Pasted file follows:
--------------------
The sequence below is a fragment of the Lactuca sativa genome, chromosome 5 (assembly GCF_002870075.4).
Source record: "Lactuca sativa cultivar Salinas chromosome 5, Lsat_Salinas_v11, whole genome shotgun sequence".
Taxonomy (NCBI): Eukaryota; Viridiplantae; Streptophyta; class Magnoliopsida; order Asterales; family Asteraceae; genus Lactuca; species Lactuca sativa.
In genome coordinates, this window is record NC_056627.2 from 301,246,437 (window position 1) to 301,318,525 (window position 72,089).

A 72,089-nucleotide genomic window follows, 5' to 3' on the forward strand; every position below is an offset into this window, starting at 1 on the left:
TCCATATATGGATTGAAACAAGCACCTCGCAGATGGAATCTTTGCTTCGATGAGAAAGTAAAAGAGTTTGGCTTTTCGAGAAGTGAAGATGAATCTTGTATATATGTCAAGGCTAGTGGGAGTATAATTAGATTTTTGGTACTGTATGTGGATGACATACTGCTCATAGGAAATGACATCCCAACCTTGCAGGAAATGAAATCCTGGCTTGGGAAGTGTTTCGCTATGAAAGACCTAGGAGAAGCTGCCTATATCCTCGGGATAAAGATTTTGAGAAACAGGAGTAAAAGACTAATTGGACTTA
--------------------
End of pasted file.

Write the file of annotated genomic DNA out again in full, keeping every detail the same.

The sequence below is a fragment of the Lactuca sativa genome, chromosome 5 (assembly GCF_002870075.4).
Source record: "Lactuca sativa cultivar Salinas chromosome 5, Lsat_Salinas_v11, whole genome shotgun sequence".
Taxonomy (NCBI): Eukaryota; Viridiplantae; Streptophyta; class Magnoliopsida; order Asterales; family Asteraceae; genus Lactuca; species Lactuca sativa.
In genome coordinates, this window is record NC_056627.2 from 301,246,437 (window position 1) to 301,318,525 (window position 72,089).

A 72,089-nucleotide genomic window follows, 5' to 3' on the forward strand; every position below is an offset into this window, starting at 1 on the left:
TCCATATATGGATTGAAACAAGCACCTCGCAGATGGAATCTTTGCTTCGATGAGAAAGTAAAAGAGTTTGGCTTTTCGAGAAGTGAAGATGAATCTTGTATATATGTCAAGGCTAGTGGGAGTATAATTAGATTTTTGGTACTGTATGTGGATGACATACTGCTCATAGGAAATGACATCCCAACCTTGCAGGAAATGAAATCCTGGCTTGGGAAGTGTTTCGCTATGAAAGACCTAGGAGAAGCTGCCTATATCCTCGGGATAAAGATTTTGAGAAACAGGAGTAAAAGACTAATTGGACTTA